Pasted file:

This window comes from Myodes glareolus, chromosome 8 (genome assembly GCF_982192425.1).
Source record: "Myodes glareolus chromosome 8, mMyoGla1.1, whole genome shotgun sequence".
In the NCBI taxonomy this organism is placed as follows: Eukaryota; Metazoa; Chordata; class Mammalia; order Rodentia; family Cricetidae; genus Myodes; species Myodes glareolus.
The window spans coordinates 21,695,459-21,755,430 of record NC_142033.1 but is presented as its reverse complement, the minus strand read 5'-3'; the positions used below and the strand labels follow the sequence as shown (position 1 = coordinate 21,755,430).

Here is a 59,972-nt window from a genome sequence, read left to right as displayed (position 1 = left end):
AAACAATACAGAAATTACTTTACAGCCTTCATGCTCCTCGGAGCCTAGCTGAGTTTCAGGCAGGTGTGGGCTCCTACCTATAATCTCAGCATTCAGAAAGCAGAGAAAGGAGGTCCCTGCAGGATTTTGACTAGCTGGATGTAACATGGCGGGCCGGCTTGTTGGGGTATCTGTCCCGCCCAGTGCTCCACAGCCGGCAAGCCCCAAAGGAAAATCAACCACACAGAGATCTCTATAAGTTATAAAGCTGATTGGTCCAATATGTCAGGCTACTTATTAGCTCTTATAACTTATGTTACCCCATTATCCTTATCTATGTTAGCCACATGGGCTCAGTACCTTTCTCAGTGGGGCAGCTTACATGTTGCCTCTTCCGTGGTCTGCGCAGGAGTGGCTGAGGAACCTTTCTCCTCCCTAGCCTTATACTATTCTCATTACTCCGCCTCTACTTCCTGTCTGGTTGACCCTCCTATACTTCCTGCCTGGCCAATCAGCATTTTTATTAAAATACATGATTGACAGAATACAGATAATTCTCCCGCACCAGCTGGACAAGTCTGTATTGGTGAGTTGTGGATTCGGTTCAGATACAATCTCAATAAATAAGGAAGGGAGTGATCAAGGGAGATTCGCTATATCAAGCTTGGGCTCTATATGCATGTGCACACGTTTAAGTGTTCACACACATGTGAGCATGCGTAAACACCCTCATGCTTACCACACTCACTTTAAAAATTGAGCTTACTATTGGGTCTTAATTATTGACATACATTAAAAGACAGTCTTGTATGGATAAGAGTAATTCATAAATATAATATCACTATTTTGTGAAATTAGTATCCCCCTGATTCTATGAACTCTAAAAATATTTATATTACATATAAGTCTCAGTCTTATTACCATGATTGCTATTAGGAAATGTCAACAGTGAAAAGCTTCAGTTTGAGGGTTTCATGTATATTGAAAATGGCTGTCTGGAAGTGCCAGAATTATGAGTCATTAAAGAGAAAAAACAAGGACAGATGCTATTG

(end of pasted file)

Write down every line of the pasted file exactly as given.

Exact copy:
This window comes from Myodes glareolus, chromosome 8 (genome assembly GCF_982192425.1).
Source record: "Myodes glareolus chromosome 8, mMyoGla1.1, whole genome shotgun sequence".
In the NCBI taxonomy this organism is placed as follows: Eukaryota; Metazoa; Chordata; class Mammalia; order Rodentia; family Cricetidae; genus Myodes; species Myodes glareolus.
The window spans coordinates 21,695,459-21,755,430 of record NC_142033.1 but is presented as its reverse complement, the minus strand read 5'-3'; the positions used below and the strand labels follow the sequence as shown (position 1 = coordinate 21,755,430).

Here is a 59,972-nt window from a genome sequence, read left to right as displayed (position 1 = left end):
AAACAATACAGAAATTACTTTACAGCCTTCATGCTCCTCGGAGCCTAGCTGAGTTTCAGGCAGGTGTGGGCTCCTACCTATAATCTCAGCATTCAGAAAGCAGAGAAAGGAGGTCCCTGCAGGATTTTGACTAGCTGGATGTAACATGGCGGGCCGGCTTGTTGGGGTATCTGTCCCGCCCAGTGCTCCACAGCCGGCAAGCCCCAAAGGAAAATCAACCACACAGAGATCTCTATAAGTTATAAAGCTGATTGGTCCAATATGTCAGGCTACTTATTAGCTCTTATAACTTATGTTACCCCATTATCCTTATCTATGTTAGCCACATGGGCTCAGTACCTTTCTCAGTGGGGCAGCTTACATGTTGCCTCTTCCGTGGTCTGCGCAGGAGTGGCTGAGGAACCTTTCTCCTCCCTAGCCTTATACTATTCTCATTACTCCGCCTCTACTTCCTGTCTGGTTGACCCTCCTATACTTCCTGCCTGGCCAATCAGCATTTTTATTAAAATACATGATTGACAGAATACAGATAATTCTCCCGCACCAGCTGGACAAGTCTGTATTGGTGAGTTGTGGATTCGGTTCAGATACAATCTCAATAAATAAGGAAGGGAGTGATCAAGGGAGATTCGCTATATCAAGCTTGGGCTCTATATGCATGTGCACACGTTTAAGTGTTCACACACATGTGAGCATGCGTAAACACCCTCATGCTTACCACACTCACTTTAAAAATTGAGCTTACTATTGGGTCTTAATTATTGACATACATTAAAAGACAGTCTTGTATGGATAAGAGTAATTCATAAATATAATATCACTATTTTGTGAAATTAGTATCCCCCTGATTCTATGAACTCTAAAAATATTTATATTACATATAAGTCTCAGTCTTATTACCATGATTGCTATTAGGAAATGTCAACAGTGAAAAGCTTCAGTTTGAGGGTTTCATGTATATTGAAAATGGCTGTCTGGAAGTGCCAGAATTATGAGTCATTAAAGAGAAAAAACAAGGACAGATGCTATTG